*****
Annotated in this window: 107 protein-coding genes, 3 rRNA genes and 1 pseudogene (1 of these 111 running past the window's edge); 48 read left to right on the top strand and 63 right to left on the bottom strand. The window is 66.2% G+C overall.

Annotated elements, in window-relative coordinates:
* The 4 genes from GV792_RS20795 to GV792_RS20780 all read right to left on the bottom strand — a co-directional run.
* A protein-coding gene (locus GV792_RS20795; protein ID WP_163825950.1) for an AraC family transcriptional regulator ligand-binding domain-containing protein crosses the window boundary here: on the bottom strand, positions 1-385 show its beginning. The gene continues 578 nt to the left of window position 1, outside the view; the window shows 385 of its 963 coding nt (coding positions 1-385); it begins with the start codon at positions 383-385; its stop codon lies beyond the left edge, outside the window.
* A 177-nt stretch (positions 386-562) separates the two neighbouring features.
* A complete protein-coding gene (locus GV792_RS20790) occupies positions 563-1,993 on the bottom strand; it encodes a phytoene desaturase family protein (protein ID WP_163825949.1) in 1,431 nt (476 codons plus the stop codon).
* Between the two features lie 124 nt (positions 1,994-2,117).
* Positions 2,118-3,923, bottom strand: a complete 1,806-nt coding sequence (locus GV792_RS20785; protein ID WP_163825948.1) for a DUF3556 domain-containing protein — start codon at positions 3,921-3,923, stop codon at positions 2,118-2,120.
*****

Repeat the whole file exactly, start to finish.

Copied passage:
Annotated in this window: 107 protein-coding genes, 3 rRNA genes and 1 pseudogene (1 of these 111 running past the window's edge); 48 read left to right on the top strand and 63 right to left on the bottom strand. The window is 66.2% G+C overall.

Annotated elements, in window-relative coordinates:
* The 4 genes from GV792_RS20795 to GV792_RS20780 all read right to left on the bottom strand — a co-directional run.
* A protein-coding gene (locus GV792_RS20795; protein ID WP_163825950.1) for an AraC family transcriptional regulator ligand-binding domain-containing protein crosses the window boundary here: on the bottom strand, positions 1-385 show its beginning. The gene continues 578 nt to the left of window position 1, outside the view; the window shows 385 of its 963 coding nt (coding positions 1-385); it begins with the start codon at positions 383-385; its stop codon lies beyond the left edge, outside the window.
* A 177-nt stretch (positions 386-562) separates the two neighbouring features.
* A complete protein-coding gene (locus GV792_RS20790) occupies positions 563-1,993 on the bottom strand; it encodes a phytoene desaturase family protein (protein ID WP_163825949.1) in 1,431 nt (476 codons plus the stop codon).
* Between the two features lie 124 nt (positions 1,994-2,117).
* Positions 2,118-3,923, bottom strand: a complete 1,806-nt coding sequence (locus GV792_RS20785; protein ID WP_163825948.1) for a DUF3556 domain-containing protein — start codon at positions 3,921-3,923, stop codon at positions 2,118-2,120.